Is It Okay For A Christian to Drink Alcohol In Public?

By Victor Ochieng

Different Christian denominations are torn between whether or not to allow their members to drink alcohol. The reason why this has been a raging debate, and in some cases a source of heated arguments, is because the Bible doesn’t explicitly say believers shouldn’t drink, except that it warns against alcohol’s addictive and destructive nature.

Churches that allow their members to drink say the Bible is only against drunkenness and not drinking, which means it’s okay to drink a little as long as it doesn’t compromise your judgment. In fact, some even quote 1 Timothy 5:23, in which Paul tells Timothy to “Stop drinking only water, and use a little wine because of your stomach and your frequent illnesses.” Such people are also quick to point out that Jesus’ first major miracle was turning water into wine.

The same churches that allow their members to drink are also at crossroads when it comes to drinking in public. Some say that as long as you don’t get drunk, there is nothing wrong with drinking in public. Then there is the lot that insists that a Christian shouldn’t drink in public because it might be a bad influence on those who don’t know how to control their drinking. At the same time, drinking alcohol is generally not associated with positive things.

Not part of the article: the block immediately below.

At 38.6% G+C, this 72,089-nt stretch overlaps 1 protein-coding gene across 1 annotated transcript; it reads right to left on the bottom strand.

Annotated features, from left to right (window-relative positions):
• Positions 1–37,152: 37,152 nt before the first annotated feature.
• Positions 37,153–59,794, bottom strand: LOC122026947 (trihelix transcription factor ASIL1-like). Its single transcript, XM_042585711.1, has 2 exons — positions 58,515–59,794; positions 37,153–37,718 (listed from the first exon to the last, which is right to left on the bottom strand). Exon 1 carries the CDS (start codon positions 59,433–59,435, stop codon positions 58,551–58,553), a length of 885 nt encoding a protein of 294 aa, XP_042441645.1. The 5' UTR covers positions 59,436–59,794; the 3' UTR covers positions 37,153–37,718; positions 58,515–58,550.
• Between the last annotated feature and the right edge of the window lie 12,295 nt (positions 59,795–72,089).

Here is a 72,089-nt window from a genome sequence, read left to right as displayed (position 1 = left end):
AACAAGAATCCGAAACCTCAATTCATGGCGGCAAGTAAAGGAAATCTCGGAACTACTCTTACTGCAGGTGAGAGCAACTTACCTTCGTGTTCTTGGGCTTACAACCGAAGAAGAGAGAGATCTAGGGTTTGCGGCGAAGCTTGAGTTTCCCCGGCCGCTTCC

So, sometimes a Christian would choose to or not to do something simply because they want to glorify the name of Jesus. It would also be bad for a Christian to influence someone into drinking alcohol only for the person to end up an alcoholic.

Reading through some Bible verses, one cannot help but conclude that Christians should, by all means, avoid alcohol, regardless of whether they’re drinking to stupor or just to get a little tipsy.

Reading from the book of Romans 14:21, we get it clearly that mature Christians shouldn’t give themselves to alcohol. Proverbs also advise leaders to avoid drinking alcohol. Some other Bible books warn every God fearing person not to give themselves to drunkenness, clearly indicating that alcohol is likely to be a bad influence.

After all is said and done, it’s good to underline the fact that alcohol isn’t a need to any Christian. There is nothing spiritual it adds to the partaker to make them more Christlike. Surely then why would a Christian debate on whether or not to drink alcohol? Why not just avoid alcohol for the sake of yourself, the sake of others and that of Jesus Christ?